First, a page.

How To Find Quiet
By my3littlebirds on August 31, 2011
It’s tempting to see a moment of quiet as a waste of time.
As moms we’re given an impossible job description, whether we work outside of the home or not. The training for this job is a jumble of fantasy, others’ expectations, competition, and role models like June Clever and Claire Huxtable.
We’re told- in fact we tell ourselves- that there is always work to be done. Crumbs to swept off kitchen floors. Little faces that need to be wiped. Meals to be made, to be delivered to neighbors in need.
If we find ourselves with 5 minutes of quiet we’re not doing our jobs.
There are countless tasks to be done in a day. It’s always a race- to get food on the table, to get the homework done, to baths, to bed, to another day of more of the same.
When things go well, it’s often unnoticed. When things go badly- when there are tantrums and time-outs and the dinner is burned- we bear the blame (at least in our own minds).
Is it any wonder that playdates these days often feature juice boxes AND boxes of wine? It seems as if mommy culture tells us that keeping up with our responsibilities requires some degree of anesthesia.
Is anyone else bothered by all this? Do you sometimes wonder why it has to be this hard?
I do, and I’ve come to this conclusion: it doesn’t.
This is why we need quiet. Pauses of calm. There is peace to be found in even the most hectic of days, the kind of peace that doesn’t come in a bottle.
Today I’m sharing with you the ways I’ve searched for the quiet in each day, and found it waiting for me like a long-ago friend.
1. Schedule quiet time. Not just for the kids, but for you. Remember when you had a new baby and people urged you to Sleep when the baby sleeps? This is the same principle. Insist that for some period of time each day, your children play in their rooms. Even ten minutes can be enough to recharge your mommy battery.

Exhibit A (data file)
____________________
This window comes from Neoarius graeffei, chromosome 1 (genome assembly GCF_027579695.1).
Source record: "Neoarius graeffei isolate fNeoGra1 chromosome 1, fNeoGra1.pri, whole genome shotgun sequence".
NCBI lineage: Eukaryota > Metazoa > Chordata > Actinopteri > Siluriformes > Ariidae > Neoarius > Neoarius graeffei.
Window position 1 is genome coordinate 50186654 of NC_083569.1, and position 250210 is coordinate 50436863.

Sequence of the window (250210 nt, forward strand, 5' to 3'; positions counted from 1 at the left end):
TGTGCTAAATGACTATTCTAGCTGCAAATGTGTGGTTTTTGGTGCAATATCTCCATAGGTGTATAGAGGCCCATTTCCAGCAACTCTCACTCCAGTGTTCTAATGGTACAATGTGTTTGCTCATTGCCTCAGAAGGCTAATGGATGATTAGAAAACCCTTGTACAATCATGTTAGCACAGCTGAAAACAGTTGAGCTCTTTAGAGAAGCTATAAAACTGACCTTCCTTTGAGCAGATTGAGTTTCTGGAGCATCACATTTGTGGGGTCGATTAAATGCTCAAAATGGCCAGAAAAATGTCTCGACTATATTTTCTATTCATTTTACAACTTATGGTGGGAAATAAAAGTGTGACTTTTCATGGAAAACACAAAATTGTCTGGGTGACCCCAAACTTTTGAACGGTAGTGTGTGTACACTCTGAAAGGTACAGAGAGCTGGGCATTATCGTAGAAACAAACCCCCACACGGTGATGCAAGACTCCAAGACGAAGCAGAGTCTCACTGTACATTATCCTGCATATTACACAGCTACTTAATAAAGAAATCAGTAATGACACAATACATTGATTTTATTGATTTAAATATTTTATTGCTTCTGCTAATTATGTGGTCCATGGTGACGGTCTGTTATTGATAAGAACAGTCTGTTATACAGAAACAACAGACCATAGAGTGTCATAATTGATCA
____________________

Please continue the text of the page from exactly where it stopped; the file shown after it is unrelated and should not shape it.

2. Spend 15 minutes outside. A fabulous blogger I’ve recently “met” shared her practice of spending 15 minutes in the yard each day as a way to find the quiet. This idea originated from the book God in the Yard by L.L. Barkat. I love this idea because of its simplicity. When we look for quiet, for God, for calm- we are likely to find it.
3. Be realistic. The year following the birth of my 3rd child was a difficult time. Most days, I would have given anything for a few hours of uninterrupted sleep. I longed for time away, time to myself, time to relax. And while it was unrealistic to expect those things to happen on a regular basis, I learned a trick that helped. I arrived 20 minutes early to the elementary school for pick-up. My younger kids were happy in the backseat and I used that time to read magazines, make lists, or just listen to the radio. I called it Minivan Time and it helped me transition into the next part of my hectic day. Is there Minivan Time in your day, too?
4. Think of what’s really important. I’m not talking about clean baseboards. I’m talking about kids who know they are loved. Getting enough sleep. Providing food that is healthy. Think of all of the really important things you accomplish each day– and give yourself credit.
Quiet is the sleep of daytime. Quiet gives us the fuel we need to face stress with a sense of perspective.
Look for the quiet today- you might be surprised where you find it.
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